With a judgment published in May 2016, the German Federal Court of Justice (“Bundesgerichtshof”, “BGH”) further tightened the requirements creditors have to meet in order to defend a claw-back of monies received prior to insolvency according to sec. 133 German Insolvency Act (“Insolvenzordnung”, “InsO”).
According to this provision, the insolvency administrator is entitled to challenge the debtors’ transactions up to ten years before the application for insolvency if he proves that the debtor has undertaken the transaction with the intent to defraud his creditors and the creditor knew the intention of the debtor. This knowledge is presumed when the creditor knew that the debtor’s insolvency was imminent and that the action discriminated against the creditors (as a whole).
Especially in recent years, the BGH has considerably reduced the requirements regarding the proof of the aforementioned conditions to such an extent that already the non-payment of an invoice can justify the conclusion on the above-mentioned conditions (therefore, some authors speak of a “chain indicative assumption rule” (“Kettenvermutungsregel”). The BGH, however, allows to repeal this indication, if the transaction in questions was part of a serious turnaround-attempt.
In order to repeal the indication, there must be a coherent restructuring concept, based on an analysis of the business operation, which has a well-founded prospect to succeed and it’s implementation must have started already at the time of the transaction. In its decision, the BGH explicitly states that the reorganization concept does not have to follow specific formal requirements, such as issued by the German Institute for Auditors (“IDW S6”, comparable to international IBR-standards). Adherence to the requirements postulated there is sufficient, but not mandatory, and may not even be useful in the case of smaller companies. However, an analysis of the operational situation, including the causes of crises, an assessment of the prospects for success of the restructuring measures and the future profitability of the company by means of an integrated financial planning, is always required. Furthermore, the nature and amount of the liabilities and their regulation must be presented.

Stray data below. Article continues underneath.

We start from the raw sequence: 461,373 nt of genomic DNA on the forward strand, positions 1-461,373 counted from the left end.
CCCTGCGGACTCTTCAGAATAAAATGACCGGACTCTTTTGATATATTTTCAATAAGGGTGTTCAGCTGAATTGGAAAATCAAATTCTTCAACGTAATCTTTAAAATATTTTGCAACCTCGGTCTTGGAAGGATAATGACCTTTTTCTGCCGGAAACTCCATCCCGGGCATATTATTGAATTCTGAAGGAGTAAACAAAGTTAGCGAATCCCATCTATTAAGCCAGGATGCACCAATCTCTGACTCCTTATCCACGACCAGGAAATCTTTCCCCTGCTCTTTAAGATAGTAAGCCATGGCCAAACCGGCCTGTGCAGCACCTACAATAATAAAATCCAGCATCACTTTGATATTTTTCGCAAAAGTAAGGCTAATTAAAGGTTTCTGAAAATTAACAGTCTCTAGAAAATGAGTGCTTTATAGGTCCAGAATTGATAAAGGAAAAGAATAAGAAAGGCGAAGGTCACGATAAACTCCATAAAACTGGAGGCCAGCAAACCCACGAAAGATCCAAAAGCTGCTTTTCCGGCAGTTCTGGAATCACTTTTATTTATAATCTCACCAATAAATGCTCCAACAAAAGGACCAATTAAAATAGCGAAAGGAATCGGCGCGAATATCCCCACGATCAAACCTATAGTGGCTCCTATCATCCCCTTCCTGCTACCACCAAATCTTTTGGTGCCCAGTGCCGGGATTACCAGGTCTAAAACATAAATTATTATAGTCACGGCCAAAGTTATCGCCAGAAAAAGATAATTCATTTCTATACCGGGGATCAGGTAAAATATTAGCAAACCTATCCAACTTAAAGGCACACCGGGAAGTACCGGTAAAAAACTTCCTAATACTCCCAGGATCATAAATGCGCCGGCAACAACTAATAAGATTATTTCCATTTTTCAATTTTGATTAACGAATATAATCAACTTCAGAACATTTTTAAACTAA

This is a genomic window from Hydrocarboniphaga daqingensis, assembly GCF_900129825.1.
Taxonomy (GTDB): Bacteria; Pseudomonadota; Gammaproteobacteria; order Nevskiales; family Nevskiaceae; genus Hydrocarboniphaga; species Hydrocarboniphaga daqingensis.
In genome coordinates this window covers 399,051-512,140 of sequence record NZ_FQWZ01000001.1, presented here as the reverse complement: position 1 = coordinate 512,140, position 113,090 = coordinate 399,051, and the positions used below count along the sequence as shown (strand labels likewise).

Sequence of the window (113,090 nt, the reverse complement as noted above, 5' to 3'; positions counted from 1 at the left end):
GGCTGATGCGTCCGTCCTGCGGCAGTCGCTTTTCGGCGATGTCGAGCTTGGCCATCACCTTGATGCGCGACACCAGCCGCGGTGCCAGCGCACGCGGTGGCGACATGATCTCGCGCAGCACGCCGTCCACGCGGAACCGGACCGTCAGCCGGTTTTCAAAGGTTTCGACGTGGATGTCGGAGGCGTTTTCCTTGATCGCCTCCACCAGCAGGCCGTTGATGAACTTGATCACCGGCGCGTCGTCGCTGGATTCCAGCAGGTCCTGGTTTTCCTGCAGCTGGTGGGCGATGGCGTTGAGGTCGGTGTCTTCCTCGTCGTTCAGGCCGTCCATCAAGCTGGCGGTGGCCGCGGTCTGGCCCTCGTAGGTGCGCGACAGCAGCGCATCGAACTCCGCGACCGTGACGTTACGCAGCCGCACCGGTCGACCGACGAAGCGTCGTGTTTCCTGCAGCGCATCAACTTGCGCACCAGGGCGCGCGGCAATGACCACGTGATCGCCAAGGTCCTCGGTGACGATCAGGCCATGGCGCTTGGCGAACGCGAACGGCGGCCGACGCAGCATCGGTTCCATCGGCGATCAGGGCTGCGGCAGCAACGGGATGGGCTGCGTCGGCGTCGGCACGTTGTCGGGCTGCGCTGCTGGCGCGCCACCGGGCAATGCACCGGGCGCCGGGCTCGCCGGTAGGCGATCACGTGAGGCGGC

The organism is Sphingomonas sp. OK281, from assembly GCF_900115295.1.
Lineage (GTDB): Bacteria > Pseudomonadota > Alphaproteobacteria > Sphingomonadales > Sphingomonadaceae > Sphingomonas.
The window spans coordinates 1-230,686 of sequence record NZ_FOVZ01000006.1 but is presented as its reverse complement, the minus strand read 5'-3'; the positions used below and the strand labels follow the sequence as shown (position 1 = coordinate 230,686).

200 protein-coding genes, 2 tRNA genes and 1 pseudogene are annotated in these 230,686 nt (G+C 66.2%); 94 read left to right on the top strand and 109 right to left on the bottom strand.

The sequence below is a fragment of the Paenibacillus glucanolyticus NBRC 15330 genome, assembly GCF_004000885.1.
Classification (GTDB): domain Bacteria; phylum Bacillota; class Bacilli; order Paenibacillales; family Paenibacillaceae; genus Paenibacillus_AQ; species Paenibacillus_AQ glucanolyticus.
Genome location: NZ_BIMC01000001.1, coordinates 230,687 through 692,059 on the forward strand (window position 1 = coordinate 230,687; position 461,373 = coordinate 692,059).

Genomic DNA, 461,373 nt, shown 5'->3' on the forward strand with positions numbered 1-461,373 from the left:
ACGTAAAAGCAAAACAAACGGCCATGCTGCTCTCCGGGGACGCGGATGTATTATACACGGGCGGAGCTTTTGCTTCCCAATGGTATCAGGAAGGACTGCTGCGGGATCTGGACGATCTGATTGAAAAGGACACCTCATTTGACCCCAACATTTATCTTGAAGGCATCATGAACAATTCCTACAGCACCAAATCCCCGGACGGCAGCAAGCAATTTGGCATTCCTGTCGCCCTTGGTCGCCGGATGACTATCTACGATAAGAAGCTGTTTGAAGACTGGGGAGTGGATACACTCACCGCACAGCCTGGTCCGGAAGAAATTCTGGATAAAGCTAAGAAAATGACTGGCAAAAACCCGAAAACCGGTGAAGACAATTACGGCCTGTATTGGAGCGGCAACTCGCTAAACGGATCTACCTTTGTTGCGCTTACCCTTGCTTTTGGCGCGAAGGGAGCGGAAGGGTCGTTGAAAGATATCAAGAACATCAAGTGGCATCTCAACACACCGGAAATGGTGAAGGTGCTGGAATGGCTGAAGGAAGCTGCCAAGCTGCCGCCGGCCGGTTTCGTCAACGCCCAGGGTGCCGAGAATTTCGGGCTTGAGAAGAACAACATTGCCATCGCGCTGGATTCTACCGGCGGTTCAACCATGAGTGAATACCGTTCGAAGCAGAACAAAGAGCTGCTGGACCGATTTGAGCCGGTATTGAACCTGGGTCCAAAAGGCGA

On the other hand, the creditor claiming the relief has to prove that the payment received was based on a conclusive turnaround concept of the debtor. The mere conclusion of a composition agreement containing a certain quota payment is not sufficient. Rather, the creditor may only assume a conclusive turnaround concept if he has been informed in detail about the fundamental principles of the concept. However, the creditor is not obliged to get the turnaround concept examined professionally; he may rely on the information given by the debtor – as long as he has no evidence to the contrary.
Hence, in future avoidance cases, creditors will have to deal more with the background of a proposed composition agreement if they wish to avoid a later challenge. On the whole, the judgment tightens the requirements on which a transaction in the vicinity of an insolvency might escape avoidance.